In a landmark decision last week, the United States Supreme Court ruled that human genes cannot not be patented because they are naturally occurring. The patents in question were held by Myriad Genetics, on two gene sequences, BRCA1 and BRCA2. Mutations found in these genes can cause breast cancer, as you probably remember from actress Angelina Jolie's announcement last month.
The patents previously in place effectively barred other companies from offering a diagnostic test for this BRACA, making Myriad’s $3,000 test the only option.
Now, that's about to change.
The court’s decision should increase the accessibility of these potentially life-saving tests, as competition is expected to drive down costs. The ruling also has immediate implications for other companies that hold similar patents on gene sequences of diseases such as cystic fibrosis, Huntington’s disease, and colorectal cancer. These patents may likely be challenged in lower courts, changing the overall availability of these tests, as well as the investment structures of research in this field.
The ruling may also complicate the already controversial arena of stem cell research. Stem cells are cells that have not been differentiated and could potentially be used to regenerate any type of tissue or organ cells. Ethical issues arise from the fact that these cells can be obtained from human embryos. Dr. Paul Knoepfler, who conducts stem cell research at UC Davis, writes on his blog about the human gene patent decision:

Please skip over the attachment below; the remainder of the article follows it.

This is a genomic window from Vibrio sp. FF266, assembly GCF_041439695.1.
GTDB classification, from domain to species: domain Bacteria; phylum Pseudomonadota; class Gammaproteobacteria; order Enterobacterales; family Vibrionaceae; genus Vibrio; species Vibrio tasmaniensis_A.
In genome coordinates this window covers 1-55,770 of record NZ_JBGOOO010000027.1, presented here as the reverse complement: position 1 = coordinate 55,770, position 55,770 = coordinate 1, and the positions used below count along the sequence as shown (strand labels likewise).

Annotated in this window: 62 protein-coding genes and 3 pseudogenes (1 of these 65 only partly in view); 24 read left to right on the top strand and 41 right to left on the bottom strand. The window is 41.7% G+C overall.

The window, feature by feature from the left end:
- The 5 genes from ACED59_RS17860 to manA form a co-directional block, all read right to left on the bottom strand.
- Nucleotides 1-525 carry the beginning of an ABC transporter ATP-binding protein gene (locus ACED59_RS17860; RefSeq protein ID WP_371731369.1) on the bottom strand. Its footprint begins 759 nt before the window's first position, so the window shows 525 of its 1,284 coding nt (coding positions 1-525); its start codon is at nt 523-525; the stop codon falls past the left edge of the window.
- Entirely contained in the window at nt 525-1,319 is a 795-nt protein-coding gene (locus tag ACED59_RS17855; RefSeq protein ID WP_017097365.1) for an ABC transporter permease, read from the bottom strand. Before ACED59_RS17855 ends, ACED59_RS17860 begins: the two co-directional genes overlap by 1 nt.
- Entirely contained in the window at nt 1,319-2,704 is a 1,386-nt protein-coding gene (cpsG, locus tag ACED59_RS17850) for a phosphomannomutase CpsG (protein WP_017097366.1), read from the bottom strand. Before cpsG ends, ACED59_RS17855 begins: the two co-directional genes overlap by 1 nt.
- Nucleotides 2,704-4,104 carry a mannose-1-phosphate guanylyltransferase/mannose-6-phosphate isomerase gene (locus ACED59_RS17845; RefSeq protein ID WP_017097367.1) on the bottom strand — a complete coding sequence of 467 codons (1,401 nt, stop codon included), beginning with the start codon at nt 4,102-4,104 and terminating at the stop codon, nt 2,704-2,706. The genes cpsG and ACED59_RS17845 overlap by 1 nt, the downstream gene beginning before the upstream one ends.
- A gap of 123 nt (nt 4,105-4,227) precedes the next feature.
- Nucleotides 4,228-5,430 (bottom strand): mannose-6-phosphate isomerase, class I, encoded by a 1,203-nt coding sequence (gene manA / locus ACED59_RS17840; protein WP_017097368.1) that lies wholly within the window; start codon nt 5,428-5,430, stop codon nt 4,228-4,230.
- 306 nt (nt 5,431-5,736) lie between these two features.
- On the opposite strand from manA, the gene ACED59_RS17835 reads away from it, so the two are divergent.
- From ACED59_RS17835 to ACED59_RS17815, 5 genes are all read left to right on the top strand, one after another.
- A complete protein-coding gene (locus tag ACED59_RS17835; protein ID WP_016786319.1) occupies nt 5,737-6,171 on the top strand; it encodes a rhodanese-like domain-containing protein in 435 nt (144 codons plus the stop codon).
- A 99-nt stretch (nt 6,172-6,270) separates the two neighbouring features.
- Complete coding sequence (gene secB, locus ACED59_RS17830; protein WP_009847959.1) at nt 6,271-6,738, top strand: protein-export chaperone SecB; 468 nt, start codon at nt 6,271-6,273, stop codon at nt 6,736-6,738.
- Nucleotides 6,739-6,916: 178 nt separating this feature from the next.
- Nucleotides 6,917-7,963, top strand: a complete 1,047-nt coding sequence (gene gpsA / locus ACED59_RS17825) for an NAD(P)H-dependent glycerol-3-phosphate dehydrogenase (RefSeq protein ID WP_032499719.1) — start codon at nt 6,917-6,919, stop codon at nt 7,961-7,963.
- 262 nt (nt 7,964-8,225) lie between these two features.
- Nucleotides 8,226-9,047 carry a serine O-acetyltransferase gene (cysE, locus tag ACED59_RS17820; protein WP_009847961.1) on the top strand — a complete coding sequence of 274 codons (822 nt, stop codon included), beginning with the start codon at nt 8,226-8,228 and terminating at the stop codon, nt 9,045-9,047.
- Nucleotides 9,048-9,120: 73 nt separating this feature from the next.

“There is a striking paradox here for many in the stem cell field hoping to make money off of stem cell patents. On the one hand, a major argument made by for-profit stem cell clinics is that the stem cells that they transplant into patients are naturally occurring things (even when propagated in the lab in culture) that are not more than minimally manipulated so they should not be regulated as drugs. They want the FDA off their backs. On the other hand, in many cases the same group of folks wants patent rights to their stem cell products. They claim unique, inventive ways of producing a distinct stem cell product and they naturally want protection from competitors taking away what they perceive as their own innovation.”
both genetic sequencing and stem cell research, scientists are making
incredible advancements based just on the identification or propagation of
these naturally occurring human components. These technologies represent the
next frontier of medical research, but are likely to remain closely regulated by